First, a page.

Ancient Monuments

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Cairn and cist 400m east of Lydford Tor

A Scheduled Monument in Dartmoor Forest, Devon

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Latitude: 50.5857 / 50°35'8"N

Longitude: -3.9745 / 3°58'28"W

OS Eastings: 260317.244331

OS Northings: 78082.834131

OS Grid: SX603780

Mapcode National: GBR Q3.ZJVY

Mapcode Global: FRA 27KJ.9D5

Entry Name: Cairn and cist 400m east of Lydford Tor

Scheduled Date: 22 December 2003

Source: Historic England

Source ID: 1021179

English Heritage Legacy ID: 34476

County: Devon

Civil Parish: Dartmoor Forest

Traditional County: Devon

Lieutenancy Area (Ceremonial County): Devon


The monument includes a cairn and cist situated on an east facing slope of
Beardown Tors overlooking the valley of the West Dart River. The cairn
survives as a 5m diameter flat-topped mound standing up to 0.6m high. Edge
set stones protruding up to 0.25m high around the western edge of the
mound represent a kerb which survives elsewhere as a buried feature. In
the centre of the mound is a cist which is orientated north-south and
measures 1.23m long by 0.65m wide and 0.65m deep. A large slab lying a
short distance to the north west of the cist represents a coverstone
displaced during an earlier investigation.

The site of the monument is shown on the attached map extract.
It includes a 2 metre boundary around the archaeological features,
considered to be essential for the monument's support and preservation.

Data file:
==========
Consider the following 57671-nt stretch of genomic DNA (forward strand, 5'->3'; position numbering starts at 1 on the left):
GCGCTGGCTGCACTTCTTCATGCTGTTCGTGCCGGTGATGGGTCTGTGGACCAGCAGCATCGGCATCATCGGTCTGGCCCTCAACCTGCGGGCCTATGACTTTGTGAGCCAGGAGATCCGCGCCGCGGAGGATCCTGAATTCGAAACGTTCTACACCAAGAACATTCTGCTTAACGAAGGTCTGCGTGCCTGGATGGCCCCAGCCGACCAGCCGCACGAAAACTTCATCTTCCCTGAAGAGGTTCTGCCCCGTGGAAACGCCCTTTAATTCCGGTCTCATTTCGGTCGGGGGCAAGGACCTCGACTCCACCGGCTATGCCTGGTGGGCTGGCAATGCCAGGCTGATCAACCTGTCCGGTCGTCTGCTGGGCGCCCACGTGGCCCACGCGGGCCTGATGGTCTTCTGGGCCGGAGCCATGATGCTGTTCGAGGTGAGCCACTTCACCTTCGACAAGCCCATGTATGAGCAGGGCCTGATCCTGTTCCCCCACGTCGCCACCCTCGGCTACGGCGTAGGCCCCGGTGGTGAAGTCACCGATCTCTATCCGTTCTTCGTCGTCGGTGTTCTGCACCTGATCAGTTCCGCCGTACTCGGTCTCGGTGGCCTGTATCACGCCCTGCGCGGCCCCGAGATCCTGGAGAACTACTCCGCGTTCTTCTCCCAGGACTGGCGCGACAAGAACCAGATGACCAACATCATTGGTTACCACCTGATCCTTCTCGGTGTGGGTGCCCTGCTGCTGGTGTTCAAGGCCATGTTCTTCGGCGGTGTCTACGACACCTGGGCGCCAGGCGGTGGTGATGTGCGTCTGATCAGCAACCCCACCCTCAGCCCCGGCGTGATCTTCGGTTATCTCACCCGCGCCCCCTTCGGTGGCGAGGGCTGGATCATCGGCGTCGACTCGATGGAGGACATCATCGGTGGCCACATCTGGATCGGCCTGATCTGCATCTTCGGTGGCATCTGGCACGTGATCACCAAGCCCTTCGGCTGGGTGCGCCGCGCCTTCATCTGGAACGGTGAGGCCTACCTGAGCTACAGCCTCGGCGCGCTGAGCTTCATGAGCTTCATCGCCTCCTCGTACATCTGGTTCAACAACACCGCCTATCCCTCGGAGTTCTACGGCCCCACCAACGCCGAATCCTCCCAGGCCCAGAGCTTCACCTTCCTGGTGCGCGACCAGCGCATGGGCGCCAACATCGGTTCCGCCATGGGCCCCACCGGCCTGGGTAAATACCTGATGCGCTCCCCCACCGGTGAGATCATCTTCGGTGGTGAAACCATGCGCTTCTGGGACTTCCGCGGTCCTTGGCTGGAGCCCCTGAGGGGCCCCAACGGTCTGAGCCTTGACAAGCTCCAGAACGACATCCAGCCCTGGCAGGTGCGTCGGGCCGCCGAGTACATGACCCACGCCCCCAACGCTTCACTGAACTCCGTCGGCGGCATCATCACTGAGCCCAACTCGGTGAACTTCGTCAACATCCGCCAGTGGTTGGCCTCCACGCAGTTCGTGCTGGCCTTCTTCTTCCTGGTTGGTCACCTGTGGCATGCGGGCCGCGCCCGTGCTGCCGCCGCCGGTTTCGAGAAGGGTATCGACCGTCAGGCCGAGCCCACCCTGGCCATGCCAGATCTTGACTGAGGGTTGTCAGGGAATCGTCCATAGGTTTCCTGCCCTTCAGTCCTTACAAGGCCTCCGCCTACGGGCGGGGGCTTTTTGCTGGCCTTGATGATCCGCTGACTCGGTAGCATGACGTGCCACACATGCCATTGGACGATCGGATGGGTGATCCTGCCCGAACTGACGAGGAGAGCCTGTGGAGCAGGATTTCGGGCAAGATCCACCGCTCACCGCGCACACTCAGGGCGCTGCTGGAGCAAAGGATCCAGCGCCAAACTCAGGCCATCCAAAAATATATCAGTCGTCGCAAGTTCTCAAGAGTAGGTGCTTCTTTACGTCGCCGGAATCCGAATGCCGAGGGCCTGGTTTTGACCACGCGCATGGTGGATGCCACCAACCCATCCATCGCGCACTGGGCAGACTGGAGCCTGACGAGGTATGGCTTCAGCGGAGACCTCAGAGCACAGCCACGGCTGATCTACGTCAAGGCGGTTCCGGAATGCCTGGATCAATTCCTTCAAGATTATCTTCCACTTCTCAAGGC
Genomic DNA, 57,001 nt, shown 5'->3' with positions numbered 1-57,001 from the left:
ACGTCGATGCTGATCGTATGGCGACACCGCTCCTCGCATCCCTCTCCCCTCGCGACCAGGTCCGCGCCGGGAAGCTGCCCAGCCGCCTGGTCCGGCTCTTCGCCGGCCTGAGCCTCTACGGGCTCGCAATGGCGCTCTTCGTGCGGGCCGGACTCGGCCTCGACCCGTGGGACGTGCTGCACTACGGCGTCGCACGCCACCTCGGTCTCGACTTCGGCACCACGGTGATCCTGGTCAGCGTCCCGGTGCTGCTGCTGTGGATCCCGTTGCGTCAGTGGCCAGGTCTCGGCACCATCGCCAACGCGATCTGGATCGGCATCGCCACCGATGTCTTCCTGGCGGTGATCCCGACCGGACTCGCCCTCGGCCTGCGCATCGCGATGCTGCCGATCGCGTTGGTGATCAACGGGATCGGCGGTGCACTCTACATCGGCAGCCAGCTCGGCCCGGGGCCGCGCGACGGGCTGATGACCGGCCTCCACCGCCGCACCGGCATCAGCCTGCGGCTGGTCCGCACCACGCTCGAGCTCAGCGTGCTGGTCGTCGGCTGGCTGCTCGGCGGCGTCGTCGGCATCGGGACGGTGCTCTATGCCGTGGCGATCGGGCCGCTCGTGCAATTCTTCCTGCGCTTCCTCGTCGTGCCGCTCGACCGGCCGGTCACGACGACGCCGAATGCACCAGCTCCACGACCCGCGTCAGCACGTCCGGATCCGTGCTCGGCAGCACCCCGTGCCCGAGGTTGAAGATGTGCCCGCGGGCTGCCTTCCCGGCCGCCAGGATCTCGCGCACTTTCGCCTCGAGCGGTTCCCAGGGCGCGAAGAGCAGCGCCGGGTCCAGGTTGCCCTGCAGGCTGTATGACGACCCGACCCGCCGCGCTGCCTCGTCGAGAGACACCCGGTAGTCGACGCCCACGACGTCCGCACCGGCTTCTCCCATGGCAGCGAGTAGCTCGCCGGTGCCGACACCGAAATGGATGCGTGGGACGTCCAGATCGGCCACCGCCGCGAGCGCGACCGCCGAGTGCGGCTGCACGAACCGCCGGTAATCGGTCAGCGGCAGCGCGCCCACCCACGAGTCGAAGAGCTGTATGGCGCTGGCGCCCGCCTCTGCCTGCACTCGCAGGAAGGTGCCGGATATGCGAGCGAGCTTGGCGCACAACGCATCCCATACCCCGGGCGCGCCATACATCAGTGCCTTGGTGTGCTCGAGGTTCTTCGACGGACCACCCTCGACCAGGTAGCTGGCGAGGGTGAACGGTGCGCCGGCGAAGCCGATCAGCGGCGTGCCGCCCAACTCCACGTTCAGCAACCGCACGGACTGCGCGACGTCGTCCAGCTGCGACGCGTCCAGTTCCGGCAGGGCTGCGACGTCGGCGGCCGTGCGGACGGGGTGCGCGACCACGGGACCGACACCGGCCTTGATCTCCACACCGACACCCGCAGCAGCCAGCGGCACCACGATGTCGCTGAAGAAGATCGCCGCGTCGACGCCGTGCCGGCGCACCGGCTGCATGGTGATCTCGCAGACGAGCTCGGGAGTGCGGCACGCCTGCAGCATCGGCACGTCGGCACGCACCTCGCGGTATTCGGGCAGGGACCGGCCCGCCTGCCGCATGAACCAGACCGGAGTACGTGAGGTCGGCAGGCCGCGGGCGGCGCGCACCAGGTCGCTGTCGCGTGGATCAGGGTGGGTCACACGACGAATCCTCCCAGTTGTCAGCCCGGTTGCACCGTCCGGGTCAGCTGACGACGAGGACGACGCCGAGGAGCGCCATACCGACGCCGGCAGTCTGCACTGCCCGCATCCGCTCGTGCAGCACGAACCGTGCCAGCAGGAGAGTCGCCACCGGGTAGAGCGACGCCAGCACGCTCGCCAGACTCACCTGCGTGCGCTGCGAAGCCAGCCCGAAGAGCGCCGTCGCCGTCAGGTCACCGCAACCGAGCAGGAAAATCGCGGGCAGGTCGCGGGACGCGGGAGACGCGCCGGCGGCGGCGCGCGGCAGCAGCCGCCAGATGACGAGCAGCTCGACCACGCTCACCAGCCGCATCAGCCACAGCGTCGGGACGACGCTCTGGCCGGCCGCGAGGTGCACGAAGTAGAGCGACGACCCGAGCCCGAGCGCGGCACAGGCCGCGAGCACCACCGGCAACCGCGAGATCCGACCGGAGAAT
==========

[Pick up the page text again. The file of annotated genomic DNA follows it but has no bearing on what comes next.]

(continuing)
Source: Historic England

Reasons for Scheduling

Dartmoor is the largest expanse of open moorland in southern Britain and,
because of exceptional conditions of preservation, it is also one of the most
complete examples of an upland relict landscape in the whole country. The
great wealth and diversity of archaeological remains provide direct evidence
for human exploitation of the Moor from the early prehistoric period onwards.
The well-preserved and often visible relationship between settlement sites,
major land boundaries, trackways, ceremonial and funerary monuments as well as
later industrial remains, gives significant insights into successive changes
in the pattern of land use through time. Cists are small rectangular stone
structures used for burial purposes and date to the Bronze Age. On Dartmoor
they are made up of regular stone slabs forming a box-like structure sometimes
topped by a larger coverstone. Short cists survive as free-standing monuments,
with no enclosing stone and earth cairn. On Dartmoor cists are also associated
with cairns, ring cairns and cairnfield groups, but these free-standing
examples form a separate group in their own right. Their longevity, having
been in use for a millennium or so, provides insight into the range of
ceremonial and ritual practices of the contemporary farming communities. The
Dartmoor examples provide one of the best preserved and most dense
concentrations of this class of monument in south-western Britain and, as
such, a high proportion of surviving examples are considered worthy of

Despite partial early excavation, the cairn and cist 400m east of Lydford
Tor survives well and contains important archaeological and environmental
information relating to the monument and the landscape in which it was
built. The cairn represents a very good example of a small mound
containing a large cist.

Source: Historic England


Books and journals
Butler, J, 'Dartmoor Atlas of Antiquities - The Second Millennium B.C.' in Dartmoor Atlas of Antiquities, , Vol. 5, (1997), 197

Source: Historic England

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